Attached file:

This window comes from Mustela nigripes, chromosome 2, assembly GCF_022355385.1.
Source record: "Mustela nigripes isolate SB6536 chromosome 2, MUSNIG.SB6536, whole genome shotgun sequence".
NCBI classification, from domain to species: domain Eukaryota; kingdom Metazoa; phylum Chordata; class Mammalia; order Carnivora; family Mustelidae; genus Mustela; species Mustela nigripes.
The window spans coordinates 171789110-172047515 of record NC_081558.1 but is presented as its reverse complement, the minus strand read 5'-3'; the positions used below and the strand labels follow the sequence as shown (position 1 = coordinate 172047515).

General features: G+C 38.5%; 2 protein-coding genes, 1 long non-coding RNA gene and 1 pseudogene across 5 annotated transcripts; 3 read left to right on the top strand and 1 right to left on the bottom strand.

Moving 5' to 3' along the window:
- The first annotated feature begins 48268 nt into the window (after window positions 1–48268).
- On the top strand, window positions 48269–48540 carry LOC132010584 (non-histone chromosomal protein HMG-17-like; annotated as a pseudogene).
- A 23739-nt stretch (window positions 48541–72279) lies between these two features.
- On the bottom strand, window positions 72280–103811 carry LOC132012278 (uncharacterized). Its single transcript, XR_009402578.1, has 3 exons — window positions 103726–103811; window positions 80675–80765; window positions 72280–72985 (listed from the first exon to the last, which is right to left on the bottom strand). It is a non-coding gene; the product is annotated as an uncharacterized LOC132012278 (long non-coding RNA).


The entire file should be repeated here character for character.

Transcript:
This window comes from Mustela nigripes, chromosome 2, assembly GCF_022355385.1.
Source record: "Mustela nigripes isolate SB6536 chromosome 2, MUSNIG.SB6536, whole genome shotgun sequence".
NCBI classification, from domain to species: domain Eukaryota; kingdom Metazoa; phylum Chordata; class Mammalia; order Carnivora; family Mustelidae; genus Mustela; species Mustela nigripes.
The window spans coordinates 171789110-172047515 of record NC_081558.1 but is presented as its reverse complement, the minus strand read 5'-3'; the positions used below and the strand labels follow the sequence as shown (position 1 = coordinate 172047515).

General features: G+C 38.5%; 2 protein-coding genes, 1 long non-coding RNA gene and 1 pseudogene across 5 annotated transcripts; 3 read left to right on the top strand and 1 right to left on the bottom strand.

Moving 5' to 3' along the window:
- The first annotated feature begins 48268 nt into the window (after window positions 1–48268).
- On the top strand, window positions 48269–48540 carry LOC132010584 (non-histone chromosomal protein HMG-17-like; annotated as a pseudogene).
- A 23739-nt stretch (window positions 48541–72279) lies between these two features.
- On the bottom strand, window positions 72280–103811 carry LOC132012278 (uncharacterized). Its single transcript, XR_009402578.1, has 3 exons — window positions 103726–103811; window positions 80675–80765; window positions 72280–72985 (listed from the first exon to the last, which is right to left on the bottom strand). It is a non-coding gene; the product is annotated as an uncharacterized LOC132012278 (long non-coding RNA).